Phenomenology and transcendental Idealism: 16 October 2021 (in person & online)

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First session coming soon of the Seminar for Doctoral Students and Young Researchers in Phenomenology, Université Paris 1 Panthéon-Sorbonne.

Phenomenology and Transcendental Idealism
Seminar for Doctoral Students and Young Researchers in Phenomenology
(October 2021 – June 2022)
Université Paris 1 Panthéon-Sorbonne


Organisation :
Luz Ascarate
Circé Furtwängler
Quentin Gailhac

First session: Saturday 16th October 2021, 13:30-16:30
Salle D620, galerie Dumas, 14 rue Cujas, 75005 Paris

To attend the seminar, either in person or via Zoom, please register at the following address: [email protected]

Presentations by :
> Marco Dozzi
(University of Cagliari): “Sartre on ‘Transcendental Consciousness’ via Kant and Husserl in La transcendance de l’Ego”
> Conrad Hamilton (University of Paris 8): “The Ontic Conditions of Capital: Of Marx and Ingarden”
> Christos Kalpakidis (University of Bonn): “Realism and Freedom in J.P. Sartre’s Being and Nothingness and F.W.J. Schelling’s Freiheitsschrift”

Abstracts :

Marco Dozzi (University of Cagliari)
“Sartre on ‘Transcendental Consciousness’ via Kant and Husserl in La transcendance de l’Ego”

At the beginning of La transcendance de l’Ego, Sartre draws a strong contrast between (so-called) “formal,” Kantian philosophy and “factual,” Husserlian phenomenology. Naturally, Kant and Husserl are also similar in their endorsement of the “transcendental,” despite that Sartre tends to only use this term as a modifier of “consciousness” or the “I.” Still, examining how Sartre discusses “transcendental consciousness” and the “transcendental I” in reference to both thinkers offers insight into his conception of the “transcendental” in general – as well as its potential difficulties.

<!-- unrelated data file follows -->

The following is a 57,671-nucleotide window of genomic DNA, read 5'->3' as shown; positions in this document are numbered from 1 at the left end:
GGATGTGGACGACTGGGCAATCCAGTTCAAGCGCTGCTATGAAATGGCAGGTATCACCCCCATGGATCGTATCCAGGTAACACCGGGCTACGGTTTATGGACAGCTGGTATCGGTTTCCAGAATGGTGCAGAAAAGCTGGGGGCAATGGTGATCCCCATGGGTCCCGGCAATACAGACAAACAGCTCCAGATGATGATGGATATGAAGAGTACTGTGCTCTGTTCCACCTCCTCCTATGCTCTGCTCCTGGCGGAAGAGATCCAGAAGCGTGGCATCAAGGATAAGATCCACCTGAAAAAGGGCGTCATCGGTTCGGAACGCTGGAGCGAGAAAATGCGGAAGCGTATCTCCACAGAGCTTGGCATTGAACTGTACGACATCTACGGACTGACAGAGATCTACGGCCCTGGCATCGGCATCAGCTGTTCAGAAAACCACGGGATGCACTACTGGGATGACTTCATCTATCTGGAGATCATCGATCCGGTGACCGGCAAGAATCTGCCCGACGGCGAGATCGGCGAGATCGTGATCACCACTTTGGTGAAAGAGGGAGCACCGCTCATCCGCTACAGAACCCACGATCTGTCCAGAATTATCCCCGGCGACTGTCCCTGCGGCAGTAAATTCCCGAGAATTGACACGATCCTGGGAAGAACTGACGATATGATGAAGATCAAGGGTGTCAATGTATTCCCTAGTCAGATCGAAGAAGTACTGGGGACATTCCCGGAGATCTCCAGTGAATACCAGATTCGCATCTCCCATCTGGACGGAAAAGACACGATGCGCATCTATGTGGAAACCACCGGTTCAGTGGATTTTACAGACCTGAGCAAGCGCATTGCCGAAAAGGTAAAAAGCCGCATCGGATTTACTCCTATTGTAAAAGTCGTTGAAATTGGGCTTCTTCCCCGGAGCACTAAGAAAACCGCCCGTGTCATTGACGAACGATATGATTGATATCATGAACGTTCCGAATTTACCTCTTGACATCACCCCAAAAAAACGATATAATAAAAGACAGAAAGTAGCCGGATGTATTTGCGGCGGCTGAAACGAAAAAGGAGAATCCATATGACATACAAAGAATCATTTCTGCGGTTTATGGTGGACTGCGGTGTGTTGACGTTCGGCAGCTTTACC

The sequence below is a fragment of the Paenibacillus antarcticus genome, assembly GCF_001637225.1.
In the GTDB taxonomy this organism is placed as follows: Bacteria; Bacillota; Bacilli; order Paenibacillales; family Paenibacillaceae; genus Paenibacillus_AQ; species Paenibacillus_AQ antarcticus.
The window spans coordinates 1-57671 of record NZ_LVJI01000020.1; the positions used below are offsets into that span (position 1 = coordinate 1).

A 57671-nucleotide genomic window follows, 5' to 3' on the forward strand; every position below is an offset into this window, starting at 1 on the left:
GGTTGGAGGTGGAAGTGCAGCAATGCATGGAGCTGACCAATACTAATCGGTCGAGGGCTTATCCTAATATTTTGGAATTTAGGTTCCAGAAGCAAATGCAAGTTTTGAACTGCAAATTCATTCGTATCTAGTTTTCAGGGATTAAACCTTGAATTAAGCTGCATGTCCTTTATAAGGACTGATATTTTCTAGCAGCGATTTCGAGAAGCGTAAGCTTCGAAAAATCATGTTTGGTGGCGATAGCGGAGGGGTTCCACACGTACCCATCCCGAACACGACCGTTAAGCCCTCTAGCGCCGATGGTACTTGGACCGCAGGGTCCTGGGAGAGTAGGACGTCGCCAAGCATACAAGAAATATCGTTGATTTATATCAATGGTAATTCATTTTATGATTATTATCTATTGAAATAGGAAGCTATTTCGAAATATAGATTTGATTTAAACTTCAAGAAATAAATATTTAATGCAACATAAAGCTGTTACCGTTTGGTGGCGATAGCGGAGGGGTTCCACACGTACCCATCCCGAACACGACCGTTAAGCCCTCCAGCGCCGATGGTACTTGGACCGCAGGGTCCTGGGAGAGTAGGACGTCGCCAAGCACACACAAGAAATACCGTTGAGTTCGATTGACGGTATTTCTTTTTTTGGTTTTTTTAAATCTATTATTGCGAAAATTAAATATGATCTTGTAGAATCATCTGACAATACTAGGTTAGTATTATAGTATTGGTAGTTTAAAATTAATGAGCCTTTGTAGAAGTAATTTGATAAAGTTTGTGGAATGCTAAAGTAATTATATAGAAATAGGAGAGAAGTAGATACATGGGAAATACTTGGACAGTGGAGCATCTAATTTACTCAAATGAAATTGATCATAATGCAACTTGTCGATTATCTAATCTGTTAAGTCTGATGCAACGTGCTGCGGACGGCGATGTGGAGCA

Kant, he says, conceives of transcendental consciousness (or the “transcendental I”) only as a “totality of logical conditions for empirical consciousness” – in fact, being “formal,” it seems to hardly merit the term “consciousness.” He criticizes certain commentators of Kant for “hypostatizing” this totality, rendering it a “pre-empirical” (thus partly “factual”) unconscious. Sartre hints at a continuity between Kant’s and Husserl’s notions of “transcendental consciousness,” but focuses more upon differences. These reflect its (so-called) “factuality” in Husserl: it is said to constitute empirical consciousness and to be “accessible” via the “reduction.”
Neither Sartre nor Husserl seem to fully recognize that “constitution” and “accessibility” are notions that stand in tension. They each need to acknowledge the necessity of a radical distinction between the “transcendental” and the “empirical” which is inherent in what they take from Kant. “Constitution” entails a “factual” role of transcendental consciousness outside of the reduction. Sartre does not directly concede the “alienness” of constitution to “empirical” consciousness, although his explanations of experiential dissociation between (empirical) consciousness and “transcendental” consciousness via the “reduction” (and/or “angoisse”) show that he concedes its necessity in another context. The question is thus how he, or perhaps even Husserl, can avoid Sartre’s critique of Kant’s commentators – that is, thinking of transcendental consciousness as a “pre-empirical unconscious” – or even whether they should attempt to do so.

Conrad Hamilton (University of Paris 8)
“The Ontic Conditions of Capital: Of Marx and Ingarden”

In his 1967 essay “Sur Feuerbach,” Louis Althusser compares Feuerbach with a perhaps unexpected figure—that of Edmund Husserl. Characteristic of both Feuerbach and Husserl, for Althusser, is a thinking of tautology. With the thesis of existence suspended, with the method of eidetic reduction imposed, it is possible—for Feuerbach as for Husserl—to carry out an eidetic variation through the analysis of example, reaching the original nature of the signification. Althusser describes this, with a hint of derision, as a form of “transcendental biologism,” in which the “essence of a being (species”) = its objectified essence = its object” whereas “the object “emanates from its subject, and is nothing more than its objectification.”